By Rebecca Todd
— Good news! April 27 is “Tell A Story Day,” and that’s today. Boy, are you in for a treat. Ready? Here we go.
Once upon a time, there was a group of people that got together and decided that our country simply did not have enough holidays. They put their heads together and decided to form a very scary thing called a “committee.”
Webster’s defines a committee thusly: “a body of persons delegated to consider, investigate, take action on, or report on some matter.” While that is accurate, it is not the whole story. You see, what a committee also does is takes the matter and manipulates it, bends it, twists it, wrenches it and mutates it until it becomes at least 20 times more complicated than it was when they began. To wit, a quote from Sir Alec Issigonis: “A camel is a race horse designed by a committee.”
Nevertheless, the committee was formed and they created a movement that would promote not only the commonly known holidays such as Christmas and Easter, but would also push some of the smaller holidays to grow.
Their plan worked and soon Halloween, Labor Day, Memorial Day, July 4th, Mothers Day, Fathers Day and Valentines Day were becoming just as commercialized as Christmas and Easter. People were buying cards, putting up decorations, cooking large meals and spending hundreds of dollars for every holiday.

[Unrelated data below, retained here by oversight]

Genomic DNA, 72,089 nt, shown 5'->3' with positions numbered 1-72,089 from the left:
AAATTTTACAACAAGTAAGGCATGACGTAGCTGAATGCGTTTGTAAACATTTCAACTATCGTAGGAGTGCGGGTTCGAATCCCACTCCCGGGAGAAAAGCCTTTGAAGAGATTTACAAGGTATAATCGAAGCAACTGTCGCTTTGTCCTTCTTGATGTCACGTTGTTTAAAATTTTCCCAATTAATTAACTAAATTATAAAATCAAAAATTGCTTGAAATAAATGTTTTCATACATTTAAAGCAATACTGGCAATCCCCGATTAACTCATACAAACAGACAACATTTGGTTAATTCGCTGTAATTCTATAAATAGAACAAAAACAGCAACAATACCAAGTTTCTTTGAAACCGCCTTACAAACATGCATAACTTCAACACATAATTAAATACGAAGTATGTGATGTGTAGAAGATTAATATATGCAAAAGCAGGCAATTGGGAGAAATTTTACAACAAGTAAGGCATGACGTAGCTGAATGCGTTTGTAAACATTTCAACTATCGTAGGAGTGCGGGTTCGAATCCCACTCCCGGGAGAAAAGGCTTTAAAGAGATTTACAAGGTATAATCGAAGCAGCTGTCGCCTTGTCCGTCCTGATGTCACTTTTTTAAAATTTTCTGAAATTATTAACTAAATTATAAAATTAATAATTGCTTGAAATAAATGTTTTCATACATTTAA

Well, the little committee was very happy, as you could imagine, so they decided to push things further. Soon they were developing new holidays like Kissing Day, Sweetheart Day, Secretary Day, Boss’s Day and Grandparents Day. The public responded by spending more money.
The committee was ecstatic. So they did what demented committees flushed with arrogance and power usually do; they expanded. With this expansion came a flood of new ideas to push the country’s holidays to all new heights and, of course, beyond all boundaries of human sanity; especially when they were hungry.
“Let’s have jelly bean day!” shouted one committee member. It’s now held on April 22.
“I vote for pancake day!” drooled another. It’s now held on February 5.
“Pigs in a blanket day!” shouted Kevin. It’s now held on April 24.
“Crown Roast of Pork Day!” yelled Marsha. It’s now held on March 7.
“Zucchini Day!” screamed Phyllis.
Phyllis was promptly stripped of her membership and booted out of the meeting. But the committee did decide to make August 8 “Leave a zucchini on your neighbor’s porch day” in her honor. Phyllis gets a lot of zucchini on August 8, so everything turned out okay.
By the time the committee was done, they had completely gone insane with power and butchered the calendar with their so-called holidays. Every day now has at least one special meaning. Some have as many as seven. And don’t even get me started on the special weeks and months.
It got ugly in the end. The committee began to turn on each other. Kevin wanted May 11 to be “Twilight Zone Day,” and Marsha wanted it to be “Eat What You Want Day.” There was an ugly confrontation. Sadly, Kevin and Marsha are no longer welcome at the committee meetings or at the Cracker Barrel in Corbon, Kentucky where the meeting was held that night.
Unfortunately, the committee lives on. Today, for example, is not only “Tell A Story Day,” it is also “Babe Ruth Day” and “National Prime Rib Day.”
Play a little baseball; eat a nice prime rib dinner. The story is told.
- Rebecca Todd is a freelance writer and the author of the book “What’s the Point?” available on booklocker.com. Contact her at firstname.lastname@example.org.